'Social business' key to reducing poverty: Nobel laureate Yunus
By Kishor Kumar Poudel
|Nobel Laureate Yunus
Nobel Laureate Prof. Muhammad Yunus of Bangladesh has said that "social business" could bring big social changes, helping reduce poverty in a country like Nepal.
A campaigner of the ''micro-credit', which is considered as a great engine to reducing poverty worldwide, Yunus urged the policy makers, planners and the private sector to institutionalise 'social business'.
Speaking at a seminar in Kathmandu as keynote speaker on 'Microfinance and Social Business' organised by Rural Microfinance Development Centre (RMDC) and Confederation of Nepalese Industries (CNI) Friday, the 2006 Nobel Peace Prize winner Yunus also claimed that ommon citizens have unlimited capacity to resolve the problems prevailing in the society on their own, more effectively than the government.
He also claimed that Grameen Bank in Bangladesh has been doing a lot of work for poverty reduction than the government.
According to him, funds allocated by the different corporate houses, companies as the corporate social responsibility can be used into the 'social business'.
The social business funds can be invested to the poor people, not like charity money that hardly produces returns. Social business funds will come back as cycling system, he explained.
Mentioning that only a good system can bring about changes in society, Yunus, a recipient of more than two dozens honorary degree from different countries, suggested financial institutions not to centre on city area but also to reach out to the poor people.
Grameen Bank established by Yunus provides education loans to the students and these loans are raised from students after their jobs are secured.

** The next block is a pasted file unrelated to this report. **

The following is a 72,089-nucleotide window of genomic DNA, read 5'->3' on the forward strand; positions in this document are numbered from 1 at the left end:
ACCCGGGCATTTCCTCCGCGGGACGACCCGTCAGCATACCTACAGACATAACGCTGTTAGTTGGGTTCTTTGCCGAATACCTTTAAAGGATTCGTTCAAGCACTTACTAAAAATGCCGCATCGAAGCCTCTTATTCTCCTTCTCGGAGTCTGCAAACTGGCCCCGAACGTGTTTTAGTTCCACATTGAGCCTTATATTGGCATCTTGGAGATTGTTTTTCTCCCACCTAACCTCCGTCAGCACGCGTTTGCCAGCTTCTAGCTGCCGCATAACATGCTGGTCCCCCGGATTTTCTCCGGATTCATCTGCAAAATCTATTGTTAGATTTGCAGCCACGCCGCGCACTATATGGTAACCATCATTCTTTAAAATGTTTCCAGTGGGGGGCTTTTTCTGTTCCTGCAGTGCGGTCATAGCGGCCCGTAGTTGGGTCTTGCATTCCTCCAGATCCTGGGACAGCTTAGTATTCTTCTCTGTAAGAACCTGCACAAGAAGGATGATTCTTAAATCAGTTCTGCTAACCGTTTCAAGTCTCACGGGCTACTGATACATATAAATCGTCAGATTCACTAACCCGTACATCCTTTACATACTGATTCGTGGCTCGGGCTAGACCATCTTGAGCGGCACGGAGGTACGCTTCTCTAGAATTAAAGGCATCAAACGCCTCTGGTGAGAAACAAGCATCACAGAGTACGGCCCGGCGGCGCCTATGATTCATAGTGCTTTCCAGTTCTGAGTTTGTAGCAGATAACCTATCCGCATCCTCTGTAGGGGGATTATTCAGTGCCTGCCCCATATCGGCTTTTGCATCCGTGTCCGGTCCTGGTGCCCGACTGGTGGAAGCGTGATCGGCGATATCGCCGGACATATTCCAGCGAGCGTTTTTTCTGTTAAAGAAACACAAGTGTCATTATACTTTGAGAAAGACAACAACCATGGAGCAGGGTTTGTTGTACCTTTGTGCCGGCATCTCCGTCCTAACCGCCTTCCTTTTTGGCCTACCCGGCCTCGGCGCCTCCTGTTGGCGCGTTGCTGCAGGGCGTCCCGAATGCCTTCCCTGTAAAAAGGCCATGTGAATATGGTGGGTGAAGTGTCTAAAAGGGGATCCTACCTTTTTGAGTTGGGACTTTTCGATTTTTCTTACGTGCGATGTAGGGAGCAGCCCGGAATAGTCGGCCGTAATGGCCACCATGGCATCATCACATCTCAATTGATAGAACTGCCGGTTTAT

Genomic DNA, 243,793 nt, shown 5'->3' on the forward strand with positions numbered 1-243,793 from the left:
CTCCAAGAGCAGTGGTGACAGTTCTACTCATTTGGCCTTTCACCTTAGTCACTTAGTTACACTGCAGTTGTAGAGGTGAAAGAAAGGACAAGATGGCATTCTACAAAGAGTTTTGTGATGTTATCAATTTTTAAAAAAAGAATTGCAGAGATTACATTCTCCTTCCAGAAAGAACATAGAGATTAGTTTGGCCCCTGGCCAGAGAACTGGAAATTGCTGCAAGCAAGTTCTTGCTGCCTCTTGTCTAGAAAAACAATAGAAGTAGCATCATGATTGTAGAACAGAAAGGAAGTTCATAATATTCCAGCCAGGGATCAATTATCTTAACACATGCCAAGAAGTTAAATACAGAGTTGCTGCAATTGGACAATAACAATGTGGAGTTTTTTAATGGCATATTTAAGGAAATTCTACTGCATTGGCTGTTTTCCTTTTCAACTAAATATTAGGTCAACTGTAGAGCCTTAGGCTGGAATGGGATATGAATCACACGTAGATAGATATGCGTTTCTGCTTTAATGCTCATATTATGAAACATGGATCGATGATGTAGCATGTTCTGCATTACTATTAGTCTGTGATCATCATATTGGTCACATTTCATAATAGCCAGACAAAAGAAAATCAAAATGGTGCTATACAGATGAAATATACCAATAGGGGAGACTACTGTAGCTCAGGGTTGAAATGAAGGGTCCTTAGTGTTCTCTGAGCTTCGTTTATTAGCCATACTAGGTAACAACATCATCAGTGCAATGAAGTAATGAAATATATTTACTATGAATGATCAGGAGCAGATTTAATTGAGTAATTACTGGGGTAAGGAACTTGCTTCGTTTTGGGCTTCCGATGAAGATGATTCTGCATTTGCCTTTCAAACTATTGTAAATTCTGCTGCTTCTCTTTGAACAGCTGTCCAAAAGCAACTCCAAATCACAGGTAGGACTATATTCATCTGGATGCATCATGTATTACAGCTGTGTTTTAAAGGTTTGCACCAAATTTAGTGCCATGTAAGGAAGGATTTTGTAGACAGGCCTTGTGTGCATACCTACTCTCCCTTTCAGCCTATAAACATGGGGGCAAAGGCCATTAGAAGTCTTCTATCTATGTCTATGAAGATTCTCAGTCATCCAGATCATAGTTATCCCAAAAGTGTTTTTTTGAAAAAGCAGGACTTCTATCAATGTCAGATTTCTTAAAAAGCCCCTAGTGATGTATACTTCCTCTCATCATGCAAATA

Yunus also urged Prime Minister Baburam Bhattarai who was present on the occasion, to make finance accessible to everybody by changing the current system and policies.
After success of his micro-credit and micro-finance model, he has invented the new model 'social business' to harness the
entrepreneurial spirit to empower poor people and alleviate poverty.
Prof. Yunus, 72, obtained his PhD in economics from Vanderbilt University in the United States in 1971.
During the visit to the poorest households in the village of Jobra near Chittagong in 1976, Yunus discovered that very small loans could make a disproportionate difference to a poor person.
His first loan, consisting of US$27.00 from his own pocket, was provided to 42 women in the village, who made a net profit of US$0.02 each on the loan.
Yunus succeeded in securing a loan from the government's Janata Bank to lend it to the poor in Jobra in December 1976 and was renamed the Grameen Bank (Village Bank) to make loans to poor Bangladeshis.
As of July 2007, Grameen Bank has issued US$ 6.38 billion to 7.4 million borrowers. To ensure repayment, the bank uses a system of "solidarity groups". These small informal groups apply together for loans and its members act as co-guarantors of repayment and support one another's efforts at economic self-advancement.
The success of the Grameen model of microfinancing has inspired similar efforts in a hundred countries throughout the developing world and even in industrialized nations, including the United States.
As per statistics at the Rural Microfinance Development Centre (RMDC) of Nepal, microfinance has reached out to 1.8 million households across the country. The Nepal Microfinance Vision 2015 has targeted to reach out to 3.22 million households by the end of 2015.
Prof. Yunus was awarded Nobel Peace Prize in 2006, along with Grameen Bank, for their efforts to create economic and social development. nepalnews.com